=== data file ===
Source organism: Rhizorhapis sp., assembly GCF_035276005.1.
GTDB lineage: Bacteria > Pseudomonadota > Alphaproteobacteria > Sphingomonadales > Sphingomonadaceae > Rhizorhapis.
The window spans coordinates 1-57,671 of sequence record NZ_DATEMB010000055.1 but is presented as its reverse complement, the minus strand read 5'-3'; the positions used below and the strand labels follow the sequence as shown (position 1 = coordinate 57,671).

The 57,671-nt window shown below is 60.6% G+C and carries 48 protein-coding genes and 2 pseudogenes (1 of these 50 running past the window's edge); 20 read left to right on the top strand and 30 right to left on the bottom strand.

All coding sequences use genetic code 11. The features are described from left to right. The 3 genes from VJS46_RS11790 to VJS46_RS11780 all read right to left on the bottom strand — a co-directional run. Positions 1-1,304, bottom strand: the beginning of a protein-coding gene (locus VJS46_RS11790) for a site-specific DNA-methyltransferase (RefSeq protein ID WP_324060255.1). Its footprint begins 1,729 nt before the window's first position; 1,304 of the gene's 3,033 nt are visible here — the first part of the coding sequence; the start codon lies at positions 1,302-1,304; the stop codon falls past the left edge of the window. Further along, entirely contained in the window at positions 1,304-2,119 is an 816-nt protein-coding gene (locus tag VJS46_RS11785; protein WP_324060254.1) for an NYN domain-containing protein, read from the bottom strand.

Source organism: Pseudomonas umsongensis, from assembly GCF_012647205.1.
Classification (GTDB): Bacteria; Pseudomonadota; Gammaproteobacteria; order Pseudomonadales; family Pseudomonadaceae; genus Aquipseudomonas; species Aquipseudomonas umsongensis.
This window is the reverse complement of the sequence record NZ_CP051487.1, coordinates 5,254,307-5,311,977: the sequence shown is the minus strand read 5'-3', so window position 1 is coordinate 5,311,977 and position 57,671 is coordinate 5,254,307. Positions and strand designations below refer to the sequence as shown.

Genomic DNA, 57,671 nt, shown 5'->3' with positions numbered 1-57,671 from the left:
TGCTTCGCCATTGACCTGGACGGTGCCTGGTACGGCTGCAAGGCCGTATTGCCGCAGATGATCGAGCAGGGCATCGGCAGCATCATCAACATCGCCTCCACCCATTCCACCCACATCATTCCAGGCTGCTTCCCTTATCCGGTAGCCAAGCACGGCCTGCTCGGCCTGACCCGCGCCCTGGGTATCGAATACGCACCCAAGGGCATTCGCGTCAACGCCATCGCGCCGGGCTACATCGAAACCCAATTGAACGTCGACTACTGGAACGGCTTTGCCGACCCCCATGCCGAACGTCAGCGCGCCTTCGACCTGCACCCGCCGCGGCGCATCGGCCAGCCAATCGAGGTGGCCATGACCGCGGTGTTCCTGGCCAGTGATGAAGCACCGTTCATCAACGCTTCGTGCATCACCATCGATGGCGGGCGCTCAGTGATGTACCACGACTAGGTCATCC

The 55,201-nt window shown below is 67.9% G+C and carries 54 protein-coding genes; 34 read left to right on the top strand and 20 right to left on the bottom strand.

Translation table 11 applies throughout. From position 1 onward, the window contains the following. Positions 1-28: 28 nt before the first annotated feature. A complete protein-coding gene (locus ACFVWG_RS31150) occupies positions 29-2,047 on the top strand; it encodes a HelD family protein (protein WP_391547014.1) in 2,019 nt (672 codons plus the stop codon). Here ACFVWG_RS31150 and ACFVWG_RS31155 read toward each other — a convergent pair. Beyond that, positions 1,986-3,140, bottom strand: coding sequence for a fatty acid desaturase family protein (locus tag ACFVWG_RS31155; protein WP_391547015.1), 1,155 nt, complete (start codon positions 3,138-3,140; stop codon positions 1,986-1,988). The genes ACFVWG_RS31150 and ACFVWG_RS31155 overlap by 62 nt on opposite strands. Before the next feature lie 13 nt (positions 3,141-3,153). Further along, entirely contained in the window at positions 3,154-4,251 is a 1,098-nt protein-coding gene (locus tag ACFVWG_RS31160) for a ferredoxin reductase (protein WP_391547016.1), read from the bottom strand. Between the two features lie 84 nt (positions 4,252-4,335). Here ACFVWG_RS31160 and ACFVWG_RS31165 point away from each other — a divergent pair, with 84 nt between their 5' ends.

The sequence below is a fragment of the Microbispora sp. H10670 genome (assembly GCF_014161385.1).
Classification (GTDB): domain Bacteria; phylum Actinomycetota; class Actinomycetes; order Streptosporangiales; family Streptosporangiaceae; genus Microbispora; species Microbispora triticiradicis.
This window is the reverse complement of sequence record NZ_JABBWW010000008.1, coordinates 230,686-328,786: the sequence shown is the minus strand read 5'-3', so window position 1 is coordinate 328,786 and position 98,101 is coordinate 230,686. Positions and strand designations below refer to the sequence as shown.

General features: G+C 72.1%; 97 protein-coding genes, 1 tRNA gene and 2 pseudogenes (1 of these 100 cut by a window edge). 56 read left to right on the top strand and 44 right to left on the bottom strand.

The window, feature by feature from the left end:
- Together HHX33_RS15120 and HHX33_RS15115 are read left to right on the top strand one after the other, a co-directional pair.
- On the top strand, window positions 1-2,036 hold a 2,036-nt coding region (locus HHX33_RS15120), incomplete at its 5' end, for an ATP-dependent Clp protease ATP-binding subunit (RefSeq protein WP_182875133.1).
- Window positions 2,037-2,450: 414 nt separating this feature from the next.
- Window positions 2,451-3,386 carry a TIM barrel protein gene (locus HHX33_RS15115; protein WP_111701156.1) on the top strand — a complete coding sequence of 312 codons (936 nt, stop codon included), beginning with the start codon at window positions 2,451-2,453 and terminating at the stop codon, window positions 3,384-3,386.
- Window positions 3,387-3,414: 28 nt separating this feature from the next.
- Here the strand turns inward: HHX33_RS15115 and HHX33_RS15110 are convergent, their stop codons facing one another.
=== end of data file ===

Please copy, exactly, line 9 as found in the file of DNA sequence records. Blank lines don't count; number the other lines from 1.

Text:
Genomic DNA, 57,671 nt, shown 5'->3' with positions numbered 1-57,671 from the left: